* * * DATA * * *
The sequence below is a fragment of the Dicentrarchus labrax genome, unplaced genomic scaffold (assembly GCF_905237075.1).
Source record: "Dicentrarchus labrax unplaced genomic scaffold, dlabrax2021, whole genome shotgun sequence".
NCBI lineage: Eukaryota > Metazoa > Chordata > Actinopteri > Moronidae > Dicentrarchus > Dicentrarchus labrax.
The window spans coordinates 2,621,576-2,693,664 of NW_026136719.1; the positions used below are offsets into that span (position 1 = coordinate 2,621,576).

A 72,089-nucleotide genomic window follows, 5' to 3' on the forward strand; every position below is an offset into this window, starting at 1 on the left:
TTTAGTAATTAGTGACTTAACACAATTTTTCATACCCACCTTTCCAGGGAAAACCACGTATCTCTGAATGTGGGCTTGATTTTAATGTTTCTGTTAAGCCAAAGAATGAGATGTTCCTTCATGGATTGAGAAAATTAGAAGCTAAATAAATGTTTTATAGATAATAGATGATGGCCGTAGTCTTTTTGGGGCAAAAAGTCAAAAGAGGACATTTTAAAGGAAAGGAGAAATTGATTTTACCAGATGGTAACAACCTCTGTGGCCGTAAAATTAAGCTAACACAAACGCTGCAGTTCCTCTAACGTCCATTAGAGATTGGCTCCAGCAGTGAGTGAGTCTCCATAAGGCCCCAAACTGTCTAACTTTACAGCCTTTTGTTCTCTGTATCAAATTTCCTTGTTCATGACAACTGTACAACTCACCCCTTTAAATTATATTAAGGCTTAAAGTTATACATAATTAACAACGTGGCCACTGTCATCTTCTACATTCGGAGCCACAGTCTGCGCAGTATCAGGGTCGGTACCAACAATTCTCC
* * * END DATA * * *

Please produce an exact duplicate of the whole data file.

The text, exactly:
The sequence below is a fragment of the Dicentrarchus labrax genome, unplaced genomic scaffold (assembly GCF_905237075.1).
Source record: "Dicentrarchus labrax unplaced genomic scaffold, dlabrax2021, whole genome shotgun sequence".
NCBI lineage: Eukaryota > Metazoa > Chordata > Actinopteri > Moronidae > Dicentrarchus > Dicentrarchus labrax.
The window spans coordinates 2,621,576-2,693,664 of NW_026136719.1; the positions used below are offsets into that span (position 1 = coordinate 2,621,576).

A 72,089-nucleotide genomic window follows, 5' to 3' on the forward strand; every position below is an offset into this window, starting at 1 on the left:
TTTAGTAATTAGTGACTTAACACAATTTTTCATACCCACCTTTCCAGGGAAAACCACGTATCTCTGAATGTGGGCTTGATTTTAATGTTTCTGTTAAGCCAAAGAATGAGATGTTCCTTCATGGATTGAGAAAATTAGAAGCTAAATAAATGTTTTATAGATAATAGATGATGGCCGTAGTCTTTTTGGGGCAAAAAGTCAAAAGAGGACATTTTAAAGGAAAGGAGAAATTGATTTTACCAGATGGTAACAACCTCTGTGGCCGTAAAATTAAGCTAACACAAACGCTGCAGTTCCTCTAACGTCCATTAGAGATTGGCTCCAGCAGTGAGTGAGTCTCCATAAGGCCCCAAACTGTCTAACTTTACAGCCTTTTGTTCTCTGTATCAAATTTCCTTGTTCATGACAACTGTACAACTCACCCCTTTAAATTATATTAAGGCTTAAAGTTATACATAATTAACAACGTGGCCACTGTCATCTTCTACATTCGGAGCCACAGTCTGCGCAGTATCAGGGTCGGTACCAACAATTCTCC